Marie is obviously a badly damaged individual, doing her best to cope with personal demons but struggling. It is explained why she wanted to be a journalist, and how she landed the role, but this explanation made me question how she had been allowed to survive. I wanted to be rooting for her – of course I did – but cold-blooded criminals, particularly those holding high office, find ways to quietly dispatch inconvenient witnesses or those they believe have reneged on agreements.

The denouement suggests a degree of closure but I was left with too many unanswered questions. It is depressing to consider how the Carlys and Kayleighs of this world find ways to cope with day to day living after what wicked men and their accomplices have done to them. It may be true that Carly is not entirely innocent – as treatment of Rachel’s character serves to demonstrate. Nevertheless, their experiences deserve to be heard as the author has attempted here.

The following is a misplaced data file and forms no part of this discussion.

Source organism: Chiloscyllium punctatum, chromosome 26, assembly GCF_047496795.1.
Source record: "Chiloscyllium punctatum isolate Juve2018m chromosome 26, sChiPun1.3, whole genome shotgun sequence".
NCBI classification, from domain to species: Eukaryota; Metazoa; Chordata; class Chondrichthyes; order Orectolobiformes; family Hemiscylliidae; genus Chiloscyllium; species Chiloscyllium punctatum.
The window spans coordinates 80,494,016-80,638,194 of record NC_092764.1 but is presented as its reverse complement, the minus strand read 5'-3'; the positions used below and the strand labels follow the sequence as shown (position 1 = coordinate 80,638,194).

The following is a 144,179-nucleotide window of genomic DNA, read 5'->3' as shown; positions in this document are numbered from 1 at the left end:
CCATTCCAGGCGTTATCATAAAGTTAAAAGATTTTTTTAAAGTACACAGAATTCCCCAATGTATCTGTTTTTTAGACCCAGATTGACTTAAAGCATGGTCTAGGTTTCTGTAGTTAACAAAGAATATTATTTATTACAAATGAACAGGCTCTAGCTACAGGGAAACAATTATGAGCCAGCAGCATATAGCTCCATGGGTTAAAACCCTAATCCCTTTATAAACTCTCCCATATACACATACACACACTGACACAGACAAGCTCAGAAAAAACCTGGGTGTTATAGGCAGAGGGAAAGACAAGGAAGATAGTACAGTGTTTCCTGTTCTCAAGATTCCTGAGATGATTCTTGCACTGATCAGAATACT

That I did not derive satisfaction from the tale may be down to the fact that I have read other books exploring similar subject matter that I have gained greater satisfaction from – that expanded my awareness of the logistics of child abuse and slavery beyond the evil perpetrated. This was not a book I enjoyed due to the style of the writing and lack of wider character development. Other readers have looked on it favourably as a thriller but, sadly, it wasn’t for me.

My copy of this book was provided gratis by the publisher, Orenda.


Book Review: The Groundsmen

The Groundsmen, by Lynn Buckle, is a brutal and disturbing story about an Irish family caught up in a generational cycle of abuse. It is told from five points of view. The protagonists are all victims of a community unwilling to confront the actions of those living within their midst. Dark secrets fester but are kept.